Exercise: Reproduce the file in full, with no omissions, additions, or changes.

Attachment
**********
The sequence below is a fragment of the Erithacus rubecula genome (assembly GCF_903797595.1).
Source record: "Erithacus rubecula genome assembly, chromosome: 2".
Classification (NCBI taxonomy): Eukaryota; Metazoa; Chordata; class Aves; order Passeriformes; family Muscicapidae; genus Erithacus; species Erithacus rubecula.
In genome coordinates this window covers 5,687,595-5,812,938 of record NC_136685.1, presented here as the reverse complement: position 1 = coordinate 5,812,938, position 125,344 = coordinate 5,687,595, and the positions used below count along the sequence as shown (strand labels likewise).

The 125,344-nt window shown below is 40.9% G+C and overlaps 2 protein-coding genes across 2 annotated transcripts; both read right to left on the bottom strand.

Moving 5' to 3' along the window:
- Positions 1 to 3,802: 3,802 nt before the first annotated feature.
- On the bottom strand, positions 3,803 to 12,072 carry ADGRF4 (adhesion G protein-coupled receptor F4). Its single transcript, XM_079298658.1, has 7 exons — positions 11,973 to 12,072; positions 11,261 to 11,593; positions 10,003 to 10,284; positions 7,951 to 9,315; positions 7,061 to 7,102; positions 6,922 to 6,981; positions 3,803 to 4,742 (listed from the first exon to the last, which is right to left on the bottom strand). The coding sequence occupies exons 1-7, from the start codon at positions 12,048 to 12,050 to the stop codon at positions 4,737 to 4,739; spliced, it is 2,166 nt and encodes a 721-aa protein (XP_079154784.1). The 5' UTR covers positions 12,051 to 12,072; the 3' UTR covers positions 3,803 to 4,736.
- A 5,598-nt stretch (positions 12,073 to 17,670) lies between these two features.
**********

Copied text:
The sequence below is a fragment of the Erithacus rubecula genome (assembly GCF_903797595.1).
Source record: "Erithacus rubecula genome assembly, chromosome: 2".
Classification (NCBI taxonomy): Eukaryota; Metazoa; Chordata; class Aves; order Passeriformes; family Muscicapidae; genus Erithacus; species Erithacus rubecula.
In genome coordinates this window covers 5,687,595-5,812,938 of record NC_136685.1, presented here as the reverse complement: position 1 = coordinate 5,812,938, position 125,344 = coordinate 5,687,595, and the positions used below count along the sequence as shown (strand labels likewise).

The 125,344-nt window shown below is 40.9% G+C and overlaps 2 protein-coding genes across 2 annotated transcripts; both read right to left on the bottom strand.

Moving 5' to 3' along the window:
- Positions 1 to 3,802: 3,802 nt before the first annotated feature.
- On the bottom strand, positions 3,803 to 12,072 carry ADGRF4 (adhesion G protein-coupled receptor F4). Its single transcript, XM_079298658.1, has 7 exons — positions 11,973 to 12,072; positions 11,261 to 11,593; positions 10,003 to 10,284; positions 7,951 to 9,315; positions 7,061 to 7,102; positions 6,922 to 6,981; positions 3,803 to 4,742 (listed from the first exon to the last, which is right to left on the bottom strand). The coding sequence occupies exons 1-7, from the start codon at positions 12,048 to 12,050 to the stop codon at positions 4,737 to 4,739; spliced, it is 2,166 nt and encodes a 721-aa protein (XP_079154784.1). The 5' UTR covers positions 12,051 to 12,072; the 3' UTR covers positions 3,803 to 4,736.
- A 5,598-nt stretch (positions 12,073 to 17,670) lies between these two features.